Ravi Shastri’s tenure as the head coach of the Indian cricket team ended last month after the completion of India’s campaign in the T20 World Cup 2021. The legacy that Ravi Shastri has left behind is unforgettable. Under his guidance, team India achieved numerous milestones and reached new heights, playing in the ICC World Test Championship (WTC) final arguably being the highlight.
However, the road to success wasn’t so smooth as Shastri went through his shares of ups and downs during his tenure with Virat Kohli-led team India.
The Indian cricket team achieved phenomenal success during the tenure of Kohli-Shastri, who had joined forces back in 2017. Though, the team achieved several milestones, but one significant box remained unchecked as this duo failed to win an ICC trophy. There were times when the team received criticism from all corners, however, Shastri and the team didn’t let all the noise from outside affect their game.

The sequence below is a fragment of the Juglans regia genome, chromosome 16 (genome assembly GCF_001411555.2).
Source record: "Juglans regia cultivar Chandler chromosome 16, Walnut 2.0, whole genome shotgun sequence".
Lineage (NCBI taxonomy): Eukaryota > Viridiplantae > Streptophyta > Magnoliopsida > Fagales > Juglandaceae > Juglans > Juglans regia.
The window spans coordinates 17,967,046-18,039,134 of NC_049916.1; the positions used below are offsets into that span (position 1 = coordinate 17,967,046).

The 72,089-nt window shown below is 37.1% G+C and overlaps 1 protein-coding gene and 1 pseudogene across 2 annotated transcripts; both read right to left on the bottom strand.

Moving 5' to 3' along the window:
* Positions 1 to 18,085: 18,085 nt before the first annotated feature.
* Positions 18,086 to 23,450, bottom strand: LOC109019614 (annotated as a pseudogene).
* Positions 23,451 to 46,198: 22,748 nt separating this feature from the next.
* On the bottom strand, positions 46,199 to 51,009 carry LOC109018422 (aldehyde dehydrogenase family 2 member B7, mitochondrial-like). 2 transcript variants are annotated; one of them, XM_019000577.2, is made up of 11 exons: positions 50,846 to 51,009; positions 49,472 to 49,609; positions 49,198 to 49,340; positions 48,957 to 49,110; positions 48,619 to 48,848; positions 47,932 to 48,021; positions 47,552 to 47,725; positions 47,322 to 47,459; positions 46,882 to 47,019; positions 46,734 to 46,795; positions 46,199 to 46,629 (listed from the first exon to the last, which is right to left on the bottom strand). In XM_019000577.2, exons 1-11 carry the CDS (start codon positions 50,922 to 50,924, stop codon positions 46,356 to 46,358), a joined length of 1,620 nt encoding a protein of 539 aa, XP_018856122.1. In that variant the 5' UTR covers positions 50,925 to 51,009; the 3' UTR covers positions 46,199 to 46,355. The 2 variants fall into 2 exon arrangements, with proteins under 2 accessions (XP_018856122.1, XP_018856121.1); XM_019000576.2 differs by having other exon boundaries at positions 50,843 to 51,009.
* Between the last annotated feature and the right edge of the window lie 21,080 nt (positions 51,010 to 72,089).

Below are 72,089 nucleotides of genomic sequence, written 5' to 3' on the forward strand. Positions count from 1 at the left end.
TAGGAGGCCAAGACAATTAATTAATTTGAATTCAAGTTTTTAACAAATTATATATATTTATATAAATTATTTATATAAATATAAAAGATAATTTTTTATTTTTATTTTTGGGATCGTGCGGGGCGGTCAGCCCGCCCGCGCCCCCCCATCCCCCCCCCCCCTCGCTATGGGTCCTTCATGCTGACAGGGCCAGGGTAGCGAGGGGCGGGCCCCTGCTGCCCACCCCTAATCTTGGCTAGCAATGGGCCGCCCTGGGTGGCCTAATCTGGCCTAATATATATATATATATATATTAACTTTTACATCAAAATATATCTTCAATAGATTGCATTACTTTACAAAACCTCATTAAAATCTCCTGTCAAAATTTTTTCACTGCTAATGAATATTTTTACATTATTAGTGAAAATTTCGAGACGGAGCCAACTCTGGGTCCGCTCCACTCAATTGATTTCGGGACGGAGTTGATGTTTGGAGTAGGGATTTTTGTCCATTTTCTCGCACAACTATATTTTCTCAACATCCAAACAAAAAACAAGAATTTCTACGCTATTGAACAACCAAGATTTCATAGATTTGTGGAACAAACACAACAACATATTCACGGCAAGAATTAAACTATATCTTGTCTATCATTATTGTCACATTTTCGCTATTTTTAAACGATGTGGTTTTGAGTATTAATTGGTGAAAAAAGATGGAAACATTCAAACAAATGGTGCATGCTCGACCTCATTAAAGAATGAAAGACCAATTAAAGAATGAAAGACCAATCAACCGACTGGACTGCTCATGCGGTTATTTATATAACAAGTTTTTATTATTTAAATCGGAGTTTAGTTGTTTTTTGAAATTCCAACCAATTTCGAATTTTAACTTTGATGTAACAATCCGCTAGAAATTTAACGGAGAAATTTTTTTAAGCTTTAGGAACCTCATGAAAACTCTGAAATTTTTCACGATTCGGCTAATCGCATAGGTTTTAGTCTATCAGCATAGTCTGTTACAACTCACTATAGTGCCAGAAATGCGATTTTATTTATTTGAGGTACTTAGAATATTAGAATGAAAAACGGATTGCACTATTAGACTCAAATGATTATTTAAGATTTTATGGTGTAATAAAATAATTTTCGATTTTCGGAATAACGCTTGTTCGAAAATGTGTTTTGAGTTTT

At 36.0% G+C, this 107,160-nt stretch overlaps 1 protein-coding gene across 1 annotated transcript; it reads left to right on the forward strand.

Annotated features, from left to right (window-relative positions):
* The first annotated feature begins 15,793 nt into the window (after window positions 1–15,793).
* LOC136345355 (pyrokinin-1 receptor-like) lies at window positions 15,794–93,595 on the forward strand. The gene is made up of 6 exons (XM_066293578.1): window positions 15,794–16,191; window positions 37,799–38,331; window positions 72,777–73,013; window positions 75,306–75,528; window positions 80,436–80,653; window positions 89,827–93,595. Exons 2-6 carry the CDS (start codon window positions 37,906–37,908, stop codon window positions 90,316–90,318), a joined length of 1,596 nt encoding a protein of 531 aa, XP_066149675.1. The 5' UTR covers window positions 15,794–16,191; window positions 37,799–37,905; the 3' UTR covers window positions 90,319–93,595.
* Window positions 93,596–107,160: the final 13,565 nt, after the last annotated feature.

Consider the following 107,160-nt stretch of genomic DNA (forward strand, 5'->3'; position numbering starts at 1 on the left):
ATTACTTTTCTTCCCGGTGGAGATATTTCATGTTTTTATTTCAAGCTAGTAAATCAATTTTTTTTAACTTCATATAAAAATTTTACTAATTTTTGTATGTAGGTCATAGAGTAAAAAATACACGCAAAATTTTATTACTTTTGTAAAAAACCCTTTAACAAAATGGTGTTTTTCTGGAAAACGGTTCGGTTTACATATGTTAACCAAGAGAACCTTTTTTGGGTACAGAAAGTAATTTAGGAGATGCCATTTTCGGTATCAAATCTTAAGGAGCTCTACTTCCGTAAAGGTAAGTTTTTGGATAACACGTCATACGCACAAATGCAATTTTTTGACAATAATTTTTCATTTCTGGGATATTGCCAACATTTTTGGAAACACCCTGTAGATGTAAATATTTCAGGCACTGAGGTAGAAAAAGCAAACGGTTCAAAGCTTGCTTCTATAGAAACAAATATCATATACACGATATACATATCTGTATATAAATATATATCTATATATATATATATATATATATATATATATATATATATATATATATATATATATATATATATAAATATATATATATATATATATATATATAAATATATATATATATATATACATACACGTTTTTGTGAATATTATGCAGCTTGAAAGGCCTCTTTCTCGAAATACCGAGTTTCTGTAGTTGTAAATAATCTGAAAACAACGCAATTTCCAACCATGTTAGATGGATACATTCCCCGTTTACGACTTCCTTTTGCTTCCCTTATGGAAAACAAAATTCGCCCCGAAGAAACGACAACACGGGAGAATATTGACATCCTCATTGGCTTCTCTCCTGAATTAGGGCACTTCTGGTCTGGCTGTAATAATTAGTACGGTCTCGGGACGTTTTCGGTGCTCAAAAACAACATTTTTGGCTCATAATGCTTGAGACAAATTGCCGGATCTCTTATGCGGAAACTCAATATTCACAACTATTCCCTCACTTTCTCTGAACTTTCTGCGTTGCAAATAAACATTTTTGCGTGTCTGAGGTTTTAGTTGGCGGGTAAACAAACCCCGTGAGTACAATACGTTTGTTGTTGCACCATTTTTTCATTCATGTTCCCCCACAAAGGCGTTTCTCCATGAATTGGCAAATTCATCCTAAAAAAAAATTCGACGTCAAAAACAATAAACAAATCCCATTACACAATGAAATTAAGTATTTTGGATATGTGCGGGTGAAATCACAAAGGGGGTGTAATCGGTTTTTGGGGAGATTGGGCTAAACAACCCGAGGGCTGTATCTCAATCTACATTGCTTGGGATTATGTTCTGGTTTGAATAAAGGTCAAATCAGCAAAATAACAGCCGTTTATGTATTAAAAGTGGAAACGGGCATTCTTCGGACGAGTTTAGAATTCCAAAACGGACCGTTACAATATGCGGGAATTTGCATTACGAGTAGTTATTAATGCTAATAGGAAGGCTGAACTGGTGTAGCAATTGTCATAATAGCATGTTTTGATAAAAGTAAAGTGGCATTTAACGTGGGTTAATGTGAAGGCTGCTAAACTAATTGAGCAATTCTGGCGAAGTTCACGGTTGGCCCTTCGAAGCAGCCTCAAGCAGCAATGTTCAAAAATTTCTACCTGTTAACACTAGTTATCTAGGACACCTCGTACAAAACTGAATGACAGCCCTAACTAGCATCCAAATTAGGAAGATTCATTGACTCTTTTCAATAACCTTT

Recently, in an interview with the Times of India, the former head coach revealed how there was a lot of negativity around. He also revealed that there were several people around him who wanted team India to fail, but the more such people got ‘jealous’, the better Shastri and the team performed. He said:
“Yes. They didn’t want to give me Bharat Arun either as the bowling coach. And looking at how things pan out – the very guy they didn’t want as the bowling coach went on to become the finest this country has ever had.”
“And I’m not pointing any fingers at people in general. Specific people. I must say an attempt was made to ensure I don’t get the job. But such is life,”
Under the guidance of Ravi Shastri and Bharat Arun, team India developed one of the most lethal and sensational pace attacks in the world with the likes of Jasprit Bumrah, Mohammed Shami, Umesh Yadav, Mohammed Siraj, and Ishant Sharma in the squad.
Earlier, Shastri has stated that there was a time when he started feeling that he wasn’t the right man for the job. He had said:
“In many ways, I thought, I was a mistake doing this job because I wasn’t cut out to do this. It was destiny. Indian cricket was not in good shape again after back-to-back overseas losses between 2012 and 2014. They were languishing back of the table across formats,”